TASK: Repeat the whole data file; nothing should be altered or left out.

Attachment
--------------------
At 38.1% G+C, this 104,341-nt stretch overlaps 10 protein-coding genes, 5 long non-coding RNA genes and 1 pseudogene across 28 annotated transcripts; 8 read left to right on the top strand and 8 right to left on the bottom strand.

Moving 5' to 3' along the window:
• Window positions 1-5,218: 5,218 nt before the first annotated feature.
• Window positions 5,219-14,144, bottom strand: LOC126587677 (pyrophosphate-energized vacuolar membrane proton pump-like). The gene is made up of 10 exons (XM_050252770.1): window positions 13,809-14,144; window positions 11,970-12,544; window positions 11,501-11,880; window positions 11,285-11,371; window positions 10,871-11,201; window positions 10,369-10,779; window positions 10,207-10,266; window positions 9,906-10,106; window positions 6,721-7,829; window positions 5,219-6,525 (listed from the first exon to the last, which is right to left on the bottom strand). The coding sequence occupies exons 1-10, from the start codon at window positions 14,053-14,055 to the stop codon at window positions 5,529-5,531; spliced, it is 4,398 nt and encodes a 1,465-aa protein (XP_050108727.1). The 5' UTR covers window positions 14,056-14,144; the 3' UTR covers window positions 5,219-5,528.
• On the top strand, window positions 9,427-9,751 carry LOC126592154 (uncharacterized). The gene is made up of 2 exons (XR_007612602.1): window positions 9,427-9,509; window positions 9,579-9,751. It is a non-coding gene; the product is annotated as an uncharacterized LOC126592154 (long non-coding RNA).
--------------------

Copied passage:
At 38.1% G+C, this 104,341-nt stretch overlaps 10 protein-coding genes, 5 long non-coding RNA genes and 1 pseudogene across 28 annotated transcripts; 8 read left to right on the top strand and 8 right to left on the bottom strand.

Moving 5' to 3' along the window:
• Window positions 1-5,218: 5,218 nt before the first annotated feature.
• Window positions 5,219-14,144, bottom strand: LOC126587677 (pyrophosphate-energized vacuolar membrane proton pump-like). The gene is made up of 10 exons (XM_050252770.1): window positions 13,809-14,144; window positions 11,970-12,544; window positions 11,501-11,880; window positions 11,285-11,371; window positions 10,871-11,201; window positions 10,369-10,779; window positions 10,207-10,266; window positions 9,906-10,106; window positions 6,721-7,829; window positions 5,219-6,525 (listed from the first exon to the last, which is right to left on the bottom strand). The coding sequence occupies exons 1-10, from the start codon at window positions 14,053-14,055 to the stop codon at window positions 5,529-5,531; spliced, it is 4,398 nt and encodes a 1,465-aa protein (XP_050108727.1). The 5' UTR covers window positions 14,056-14,144; the 3' UTR covers window positions 5,219-5,528.
• On the top strand, window positions 9,427-9,751 carry LOC126592154 (uncharacterized). The gene is made up of 2 exons (XR_007612602.1): window positions 9,427-9,509; window positions 9,579-9,751. It is a non-coding gene; the product is annotated as an uncharacterized LOC126592154 (long non-coding RNA).